Again, not that impressive in hindsight, but you have to understand that growing up in Southern Ontario, Canada, earthquakes were almost never heard of. I can only remember experiencing one in my life, about 10 years back, and it was so weak that nobody realized that it had happened until we heard about it on the 6 o’clock news later that night. So to have missed an earthquake by a few hours, was a big deal at the time. Looking back at it now, I kind of wish we had been in Tokyo to experience it. Just enough to get a little taste without tempting fate too much.

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After dodging the earthquake, the rest of the trip went by relatively smooth.

We managed to visit Mt. Fuji 5th Station as part of a day tour, (and the volcano didn’t erupt, so that’s good) and eventually made our way to Hiroshima before returning back to Tokyo to catch a flight home. It was during our return to Tokyo that we saw on the news that yet another Typhoon was headed towards Japan. Less than a week after arriving back in Canada, Typhoon Trami hit Japan, and although most of the damage was centred around the island of Okinawa, the storm caused hundreds of train, plane and other public infrastructure delays and cancellations across the country. Not really something you want to deal with on a 2-week holiday.

So, what’s the luckiest you’ve ever been while travelling? I think narrowly missing two typhoons, and dodging an earthquake is definitely top of the list for me. (Although travelling to Thailand in February of 2020 and somehow not getting COVID-19 is up there too)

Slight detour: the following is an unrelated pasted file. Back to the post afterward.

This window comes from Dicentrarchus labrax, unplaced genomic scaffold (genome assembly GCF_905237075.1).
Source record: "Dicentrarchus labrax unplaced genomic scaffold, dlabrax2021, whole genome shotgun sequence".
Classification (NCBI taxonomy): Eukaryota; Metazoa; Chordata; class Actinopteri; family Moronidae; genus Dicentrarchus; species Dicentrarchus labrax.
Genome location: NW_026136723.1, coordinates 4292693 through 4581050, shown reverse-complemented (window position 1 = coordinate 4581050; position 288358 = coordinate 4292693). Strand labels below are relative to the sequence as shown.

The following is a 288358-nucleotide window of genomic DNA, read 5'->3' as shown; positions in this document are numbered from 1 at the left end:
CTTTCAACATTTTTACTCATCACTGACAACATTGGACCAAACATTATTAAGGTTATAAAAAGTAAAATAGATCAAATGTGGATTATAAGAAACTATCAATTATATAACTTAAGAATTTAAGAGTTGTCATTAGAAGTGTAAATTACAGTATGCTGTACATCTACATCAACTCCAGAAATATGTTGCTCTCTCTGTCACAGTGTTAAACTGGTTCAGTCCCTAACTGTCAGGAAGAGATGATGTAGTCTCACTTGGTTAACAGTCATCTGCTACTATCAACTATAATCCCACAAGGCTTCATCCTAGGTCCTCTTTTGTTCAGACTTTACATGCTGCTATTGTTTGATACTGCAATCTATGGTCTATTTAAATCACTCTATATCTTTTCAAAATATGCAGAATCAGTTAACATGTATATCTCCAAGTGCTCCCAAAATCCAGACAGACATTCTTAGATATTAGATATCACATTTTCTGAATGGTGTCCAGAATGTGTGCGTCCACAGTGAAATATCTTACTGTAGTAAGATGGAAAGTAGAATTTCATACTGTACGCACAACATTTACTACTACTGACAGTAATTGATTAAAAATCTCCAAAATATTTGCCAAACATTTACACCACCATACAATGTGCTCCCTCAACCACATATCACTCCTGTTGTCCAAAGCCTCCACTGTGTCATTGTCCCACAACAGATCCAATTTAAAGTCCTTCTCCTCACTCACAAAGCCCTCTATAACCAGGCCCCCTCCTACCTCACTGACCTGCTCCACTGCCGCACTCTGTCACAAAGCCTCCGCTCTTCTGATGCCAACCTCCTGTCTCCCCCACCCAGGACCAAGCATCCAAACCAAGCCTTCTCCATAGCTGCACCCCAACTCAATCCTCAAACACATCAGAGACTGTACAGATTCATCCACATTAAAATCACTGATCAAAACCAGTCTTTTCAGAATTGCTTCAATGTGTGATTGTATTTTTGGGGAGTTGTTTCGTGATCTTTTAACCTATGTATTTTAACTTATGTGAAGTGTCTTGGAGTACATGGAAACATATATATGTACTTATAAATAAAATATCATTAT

If our itinerary had been just a few days shifted on either end of the trip, or had we spent a couple of more hours in Tokyo, my time in Japan could have been a much different experience, and one for the worst. I’m definitely glad everything worked out though, because Japan has become one of my favourite countries to travel to.

Even with all those pesky natural disasters.

What’s your luckiest travel story? Let me know in the comments below!


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The First Signs of Spring – Photo Friday #10

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Welcome back to Photo Friday!

It’s finally April, and the first signs of spring are starting to appear in Central Ontario. This image, taken in the Algonquin Highlands, Canada on April 2, 2021 shows that the temperature is rising, the snows are melting, and the lakes are finally thawing. Although it will more than likely be a few weeks until the lakes are fully open, its nice to see the water appearing along the shoreline and the ice retreating.

I’m definitely looking forward to getting back out here once university is all wrapped up for the term, and to do more exploring this summer. Warmer, sunnier days are just around the corner, and more posts documenting them will be sure to follow.

See you next week!

Algonquin Highlands, Ontario, Canada (ca. April 2021)

Thank you so much for reading, and if you’ve made it this far please consider liking the post, sharing it with your friends, and hitting the follow button so you don’t miss any of my upcoming material! And don’t forget to follow me on InstagramFacebookTwitter, and Pinterest!